Is it in a single consolidated source or disparate sources? Data from multiple sources often requires blending into a single source of truth before it can be used in analysis — so choosing a warehouse solution becomes a necessary initial step. Think through query complexity as well as the amount and current location of your data, since some migrations will be more native than others.
Who handles the data?
Some important questions include:
- Will IT personnel, data engineers or analysts be involved before the consumer sees it?
- How much do you expect users of various types to collaborate?
- What data governance will you need to protect the data while empowering users who need it?
- How will you need to assign privileges and permissions to each person, position or level to influence the process?
- How many people will handle the data? (Anticipate your future growth too, since plans to scale significantly affect the best choice for your organization.)
- How do you expect your data needs to increase?
- How will your queries per day (which typically corresponds with number of users) rise?
Forgetting to account for future needs to scale can result in extra costs, timed-out queries or databases that crash for hours or days.
Ask smart questions about your users. Providers define users differently, and some use fee structures that stipulate categories of users. Some charge subscription fees by number of users; others allow unlimited users and invoice based on number of queries.
What are your “users” actually doing with the data? People who merely consume in read-only mode or consult a dashboard once a day may not need a named user license. Sisense for Cloud Data Teams, for example, can let users share links with dashboards that automatically update, so members can benefit passively from data analysis without engaging with it themselves or paying extra for that access.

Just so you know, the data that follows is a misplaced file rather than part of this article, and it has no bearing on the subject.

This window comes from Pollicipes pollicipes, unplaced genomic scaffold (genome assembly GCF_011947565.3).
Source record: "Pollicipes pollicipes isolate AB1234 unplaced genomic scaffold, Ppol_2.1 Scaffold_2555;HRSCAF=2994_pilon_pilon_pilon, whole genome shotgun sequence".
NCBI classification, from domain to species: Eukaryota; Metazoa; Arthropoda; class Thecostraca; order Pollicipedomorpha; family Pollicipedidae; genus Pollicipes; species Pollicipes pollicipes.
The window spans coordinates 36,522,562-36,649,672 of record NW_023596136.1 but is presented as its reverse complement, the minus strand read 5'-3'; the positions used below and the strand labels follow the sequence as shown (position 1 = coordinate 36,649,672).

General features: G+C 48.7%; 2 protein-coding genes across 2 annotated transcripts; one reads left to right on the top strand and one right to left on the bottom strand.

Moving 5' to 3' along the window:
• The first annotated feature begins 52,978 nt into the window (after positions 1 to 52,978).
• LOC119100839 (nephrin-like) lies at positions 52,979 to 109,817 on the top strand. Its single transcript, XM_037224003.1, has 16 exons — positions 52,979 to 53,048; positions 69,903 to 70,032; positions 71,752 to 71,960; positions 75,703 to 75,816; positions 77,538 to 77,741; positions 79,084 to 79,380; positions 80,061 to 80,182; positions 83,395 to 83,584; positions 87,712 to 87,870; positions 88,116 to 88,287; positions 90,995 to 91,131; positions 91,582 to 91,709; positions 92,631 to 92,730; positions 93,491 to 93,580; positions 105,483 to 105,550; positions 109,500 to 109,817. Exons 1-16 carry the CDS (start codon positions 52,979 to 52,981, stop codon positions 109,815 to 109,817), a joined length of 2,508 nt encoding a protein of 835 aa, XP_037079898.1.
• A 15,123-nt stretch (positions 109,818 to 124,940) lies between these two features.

Who is the consumer?
Identifying your consumers is an essential — and often overlooked — step in the process of selecting data analytics tools.
• Who are the stakeholders throughout your organization, and what are their needs and expectations for using data?
You need a holistic, companywide accounting of data analysis needs.
• How data-sophisticated are your consumers?
Are they data scientists and engineers who understand the underlying data models and can write SQL, R and Python code for complex ad hoc queries? Or are they BI users, who need intuitive UX to perform uncomplicated analyses with uniform datasets? The common case involves both types — and all shades of ability in the middle?
• What are their expectations for timeliness?
Data scientists who understand the details of complex queries commonly allow minutes for them to run. But they also possess the native-language skills to optimize processes when they need to. Less sophisticated data users may expect unrealistically quick results for their queries and grow impatient when screens take more than a few seconds to load. They also rely on drag-and-drop interfaces and layers, which cause slower processing times.